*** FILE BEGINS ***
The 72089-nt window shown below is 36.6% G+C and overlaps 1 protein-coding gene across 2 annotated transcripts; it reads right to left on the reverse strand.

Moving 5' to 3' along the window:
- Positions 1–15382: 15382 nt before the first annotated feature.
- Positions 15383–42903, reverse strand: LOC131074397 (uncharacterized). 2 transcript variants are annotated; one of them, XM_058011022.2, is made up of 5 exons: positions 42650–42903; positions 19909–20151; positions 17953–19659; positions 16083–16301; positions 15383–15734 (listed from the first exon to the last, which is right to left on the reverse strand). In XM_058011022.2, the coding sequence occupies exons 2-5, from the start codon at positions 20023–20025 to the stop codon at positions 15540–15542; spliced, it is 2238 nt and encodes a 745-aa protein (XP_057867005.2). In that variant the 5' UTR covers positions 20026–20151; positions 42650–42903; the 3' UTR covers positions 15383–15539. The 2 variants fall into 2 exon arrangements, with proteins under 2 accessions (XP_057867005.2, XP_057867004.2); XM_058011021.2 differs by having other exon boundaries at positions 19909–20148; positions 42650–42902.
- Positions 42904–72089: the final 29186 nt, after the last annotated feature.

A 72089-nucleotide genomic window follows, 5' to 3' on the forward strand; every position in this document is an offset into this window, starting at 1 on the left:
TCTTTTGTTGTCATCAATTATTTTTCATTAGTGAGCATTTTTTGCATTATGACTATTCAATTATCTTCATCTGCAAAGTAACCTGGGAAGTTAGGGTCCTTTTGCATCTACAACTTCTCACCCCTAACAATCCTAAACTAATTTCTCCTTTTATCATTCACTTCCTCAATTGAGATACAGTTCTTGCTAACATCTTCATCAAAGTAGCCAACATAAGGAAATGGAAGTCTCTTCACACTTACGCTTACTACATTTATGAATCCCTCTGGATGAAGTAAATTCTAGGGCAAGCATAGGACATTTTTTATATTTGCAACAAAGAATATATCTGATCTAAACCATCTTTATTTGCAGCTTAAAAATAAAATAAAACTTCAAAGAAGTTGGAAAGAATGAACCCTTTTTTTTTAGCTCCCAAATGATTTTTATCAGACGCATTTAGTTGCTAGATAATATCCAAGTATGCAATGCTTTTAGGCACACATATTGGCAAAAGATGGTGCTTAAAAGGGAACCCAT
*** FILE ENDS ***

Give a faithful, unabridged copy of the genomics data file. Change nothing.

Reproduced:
The 72089-nt window shown below is 36.6% G+C and overlaps 1 protein-coding gene across 2 annotated transcripts; it reads right to left on the reverse strand.

Moving 5' to 3' along the window:
- Positions 1–15382: 15382 nt before the first annotated feature.
- Positions 15383–42903, reverse strand: LOC131074397 (uncharacterized). 2 transcript variants are annotated; one of them, XM_058011022.2, is made up of 5 exons: positions 42650–42903; positions 19909–20151; positions 17953–19659; positions 16083–16301; positions 15383–15734 (listed from the first exon to the last, which is right to left on the reverse strand). In XM_058011022.2, the coding sequence occupies exons 2-5, from the start codon at positions 20023–20025 to the stop codon at positions 15540–15542; spliced, it is 2238 nt and encodes a 745-aa protein (XP_057867005.2). In that variant the 5' UTR covers positions 20026–20151; positions 42650–42903; the 3' UTR covers positions 15383–15539. The 2 variants fall into 2 exon arrangements, with proteins under 2 accessions (XP_057867005.2, XP_057867004.2); XM_058011021.2 differs by having other exon boundaries at positions 19909–20148; positions 42650–42902.
- Positions 42904–72089: the final 29186 nt, after the last annotated feature.

A 72089-nucleotide genomic window follows, 5' to 3' on the forward strand; every position in this document is an offset into this window, starting at 1 on the left:
TCTTTTGTTGTCATCAATTATTTTTCATTAGTGAGCATTTTTTGCATTATGACTATTCAATTATCTTCATCTGCAAAGTAACCTGGGAAGTTAGGGTCCTTTTGCATCTACAACTTCTCACCCCTAACAATCCTAAACTAATTTCTCCTTTTATCATTCACTTCCTCAATTGAGATACAGTTCTTGCTAACATCTTCATCAAAGTAGCCAACATAAGGAAATGGAAGTCTCTTCACACTTACGCTTACTACATTTATGAATCCCTCTGGATGAAGTAAATTCTAGGGCAAGCATAGGACATTTTTTATATTTGCAACAAAGAATATATCTGATCTAAACCATCTTTATTTGCAGCTTAAAAATAAAATAAAACTTCAAAGAAGTTGGAAAGAATGAACCCTTTTTTTTTAGCTCCCAAATGATTTTTATCAGACGCATTTAGTTGCTAGATAATATCCAAGTATGCAATGCTTTTAGGCACACATATTGGCAAAAGATGGTGCTTAAAAGGGAACCCAT